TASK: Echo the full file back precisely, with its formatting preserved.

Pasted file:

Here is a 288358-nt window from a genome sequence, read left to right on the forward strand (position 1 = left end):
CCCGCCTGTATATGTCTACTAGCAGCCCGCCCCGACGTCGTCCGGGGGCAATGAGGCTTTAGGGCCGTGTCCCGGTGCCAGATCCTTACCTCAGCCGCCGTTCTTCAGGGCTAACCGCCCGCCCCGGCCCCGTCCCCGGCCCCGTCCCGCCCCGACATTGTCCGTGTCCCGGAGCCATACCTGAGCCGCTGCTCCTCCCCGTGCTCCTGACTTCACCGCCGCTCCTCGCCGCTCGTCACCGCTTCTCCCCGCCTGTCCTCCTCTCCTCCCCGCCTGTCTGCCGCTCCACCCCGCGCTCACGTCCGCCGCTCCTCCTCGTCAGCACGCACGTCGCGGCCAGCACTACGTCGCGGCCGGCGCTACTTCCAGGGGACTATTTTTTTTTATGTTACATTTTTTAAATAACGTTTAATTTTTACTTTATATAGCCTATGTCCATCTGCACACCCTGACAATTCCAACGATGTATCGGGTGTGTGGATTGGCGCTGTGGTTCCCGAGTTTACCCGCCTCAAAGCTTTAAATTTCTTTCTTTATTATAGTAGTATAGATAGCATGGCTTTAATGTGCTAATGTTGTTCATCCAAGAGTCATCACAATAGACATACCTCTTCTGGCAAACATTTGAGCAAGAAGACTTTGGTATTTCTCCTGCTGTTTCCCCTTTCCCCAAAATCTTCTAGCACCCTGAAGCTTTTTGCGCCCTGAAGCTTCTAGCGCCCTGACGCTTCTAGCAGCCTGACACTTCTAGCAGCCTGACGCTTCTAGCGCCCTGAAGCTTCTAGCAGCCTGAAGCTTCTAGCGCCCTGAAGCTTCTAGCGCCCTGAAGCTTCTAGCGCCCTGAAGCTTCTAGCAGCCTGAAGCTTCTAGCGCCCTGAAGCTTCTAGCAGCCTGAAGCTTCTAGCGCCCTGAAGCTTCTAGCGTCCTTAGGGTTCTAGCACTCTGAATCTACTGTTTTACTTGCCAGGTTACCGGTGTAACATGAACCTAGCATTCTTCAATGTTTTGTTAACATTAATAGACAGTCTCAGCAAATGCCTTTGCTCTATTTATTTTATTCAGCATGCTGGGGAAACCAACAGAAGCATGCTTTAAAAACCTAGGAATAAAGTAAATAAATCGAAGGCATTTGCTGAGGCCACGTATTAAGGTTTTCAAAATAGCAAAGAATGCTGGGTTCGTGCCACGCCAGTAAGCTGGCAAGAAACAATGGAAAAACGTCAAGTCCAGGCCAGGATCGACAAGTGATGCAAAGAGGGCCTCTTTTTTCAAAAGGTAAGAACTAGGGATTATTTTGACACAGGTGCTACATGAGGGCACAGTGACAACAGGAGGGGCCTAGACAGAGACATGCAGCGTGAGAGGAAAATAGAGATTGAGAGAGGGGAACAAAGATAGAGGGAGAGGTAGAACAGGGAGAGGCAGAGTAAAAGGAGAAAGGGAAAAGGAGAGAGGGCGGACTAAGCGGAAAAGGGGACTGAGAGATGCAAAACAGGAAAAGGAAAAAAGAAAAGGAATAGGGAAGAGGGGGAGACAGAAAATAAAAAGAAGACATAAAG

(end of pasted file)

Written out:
Here is a 288358-nt window from a genome sequence, read left to right on the forward strand (position 1 = left end):
CCCGCCTGTATATGTCTACTAGCAGCCCGCCCCGACGTCGTCCGGGGGCAATGAGGCTTTAGGGCCGTGTCCCGGTGCCAGATCCTTACCTCAGCCGCCGTTCTTCAGGGCTAACCGCCCGCCCCGGCCCCGTCCCCGGCCCCGTCCCGCCCCGACATTGTCCGTGTCCCGGAGCCATACCTGAGCCGCTGCTCCTCCCCGTGCTCCTGACTTCACCGCCGCTCCTCGCCGCTCGTCACCGCTTCTCCCCGCCTGTCCTCCTCTCCTCCCCGCCTGTCTGCCGCTCCACCCCGCGCTCACGTCCGCCGCTCCTCCTCGTCAGCACGCACGTCGCGGCCAGCACTACGTCGCGGCCGGCGCTACTTCCAGGGGACTATTTTTTTTTATGTTACATTTTTTAAATAACGTTTAATTTTTACTTTATATAGCCTATGTCCATCTGCACACCCTGACAATTCCAACGATGTATCGGGTGTGTGGATTGGCGCTGTGGTTCCCGAGTTTACCCGCCTCAAAGCTTTAAATTTCTTTCTTTATTATAGTAGTATAGATAGCATGGCTTTAATGTGCTAATGTTGTTCATCCAAGAGTCATCACAATAGACATACCTCTTCTGGCAAACATTTGAGCAAGAAGACTTTGGTATTTCTCCTGCTGTTTCCCCTTTCCCCAAAATCTTCTAGCACCCTGAAGCTTTTTGCGCCCTGAAGCTTCTAGCGCCCTGACGCTTCTAGCAGCCTGACACTTCTAGCAGCCTGACGCTTCTAGCGCCCTGAAGCTTCTAGCAGCCTGAAGCTTCTAGCGCCCTGAAGCTTCTAGCGCCCTGAAGCTTCTAGCGCCCTGAAGCTTCTAGCAGCCTGAAGCTTCTAGCGCCCTGAAGCTTCTAGCAGCCTGAAGCTTCTAGCGCCCTGAAGCTTCTAGCGTCCTTAGGGTTCTAGCACTCTGAATCTACTGTTTTACTTGCCAGGTTACCGGTGTAACATGAACCTAGCATTCTTCAATGTTTTGTTAACATTAATAGACAGTCTCAGCAAATGCCTTTGCTCTATTTATTTTATTCAGCATGCTGGGGAAACCAACAGAAGCATGCTTTAAAAACCTAGGAATAAAGTAAATAAATCGAAGGCATTTGCTGAGGCCACGTATTAAGGTTTTCAAAATAGCAAAGAATGCTGGGTTCGTGCCACGCCAGTAAGCTGGCAAGAAACAATGGAAAAACGTCAAGTCCAGGCCAGGATCGACAAGTGATGCAAAGAGGGCCTCTTTTTTCAAAAGGTAAGAACTAGGGATTATTTTGACACAGGTGCTACATGAGGGCACAGTGACAACAGGAGGGGCCTAGACAGAGACATGCAGCGTGAGAGGAAAATAGAGATTGAGAGAGGGGAACAAAGATAGAGGGAGAGGTAGAACAGGGAGAGGCAGAGTAAAAGGAGAAAGGGAAAAGGAGAGAGGGCGGACTAAGCGGAAAAGGGGACTGAGAGATGCAAAACAGGAAAAGGAAAAAAGAAAAGGAATAGGGAAGAGGGGGAGACAGAAAATAAAAAGAAGACATAAAG